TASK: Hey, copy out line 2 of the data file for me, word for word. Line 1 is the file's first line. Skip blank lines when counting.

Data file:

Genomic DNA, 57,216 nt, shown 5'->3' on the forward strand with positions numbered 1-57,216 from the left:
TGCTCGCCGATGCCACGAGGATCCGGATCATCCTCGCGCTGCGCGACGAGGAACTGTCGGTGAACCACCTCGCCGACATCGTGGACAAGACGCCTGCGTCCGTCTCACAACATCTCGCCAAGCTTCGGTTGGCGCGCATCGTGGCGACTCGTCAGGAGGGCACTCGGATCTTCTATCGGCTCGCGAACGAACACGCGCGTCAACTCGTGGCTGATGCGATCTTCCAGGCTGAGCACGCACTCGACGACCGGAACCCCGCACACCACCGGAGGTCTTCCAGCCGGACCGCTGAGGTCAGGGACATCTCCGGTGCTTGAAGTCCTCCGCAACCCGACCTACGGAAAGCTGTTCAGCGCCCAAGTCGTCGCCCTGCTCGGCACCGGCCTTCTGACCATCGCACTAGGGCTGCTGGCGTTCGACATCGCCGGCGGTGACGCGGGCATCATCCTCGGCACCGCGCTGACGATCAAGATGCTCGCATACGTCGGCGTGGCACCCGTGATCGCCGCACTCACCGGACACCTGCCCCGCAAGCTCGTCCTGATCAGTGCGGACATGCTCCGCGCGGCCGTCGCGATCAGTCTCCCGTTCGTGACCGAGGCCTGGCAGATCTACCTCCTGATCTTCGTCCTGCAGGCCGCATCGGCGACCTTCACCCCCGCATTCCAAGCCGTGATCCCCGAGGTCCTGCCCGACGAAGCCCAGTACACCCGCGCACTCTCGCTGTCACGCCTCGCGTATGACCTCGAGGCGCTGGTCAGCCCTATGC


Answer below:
TGCTCGCCGATGCCACGAGGATCCGGATCATCCTCGCGCTGCGCGACGAGGAACTGTCGGTGAACCACCTCGCCGACATCGTGGACAAGACGCCTGCGTCCGTCTCACAACATCTCGCCAAGCTTCGGTTGGCGCGCATCGTGGCGACTCGTCAGGAGGGCACTCGGATCTTCTATCGGCTCGCGAACGAACACGCGCGTCAACTCGTGGCTGATGCGATCTTCCAGGCTGAGCACGCACTCGACGACCGGAACCCCGCACACCACCGGAGGTCTTCCAGCCGGACCGCTGAGGTCAGGGACATCTCCGGTGCTTGAAGTCCTCCGCAACCCGACCTACGGAAAGCTGTTCAGCGCCCAAGTCGTCGCCCTGCTCGGCACCGGCCTTCTGACCATCGCACTAGGGCTGCTGGCGTTCGACATCGCCGGCGGTGACGCGGGCATCATCCTCGGCACCGCGCTGACGATCAAGATGCTCGCATACGTCGGCGTGGCACCCGTGATCGCCGCACTCACCGGACACCTGCCCCGCAAGCTCGTCCTGATCAGTGCGGACATGCTCCGCGCGGCCGTCGCGATCAGTCTCCCGTTCGTGACCGAGGCCTGGCAGATCTACCTCCTGATCTTCGTCCTGCAGGCCGCATCGGCGACCTTCACCCCCGCATTCCAAGCCGTGATCCCCGAGGTCCTGCCCGACGAAGCCCAGTACACCCGCGCACTCTCGCTGTCACGCCTCGCGTATGACCTCGAGGCGCTGGTCAGCCCTATGC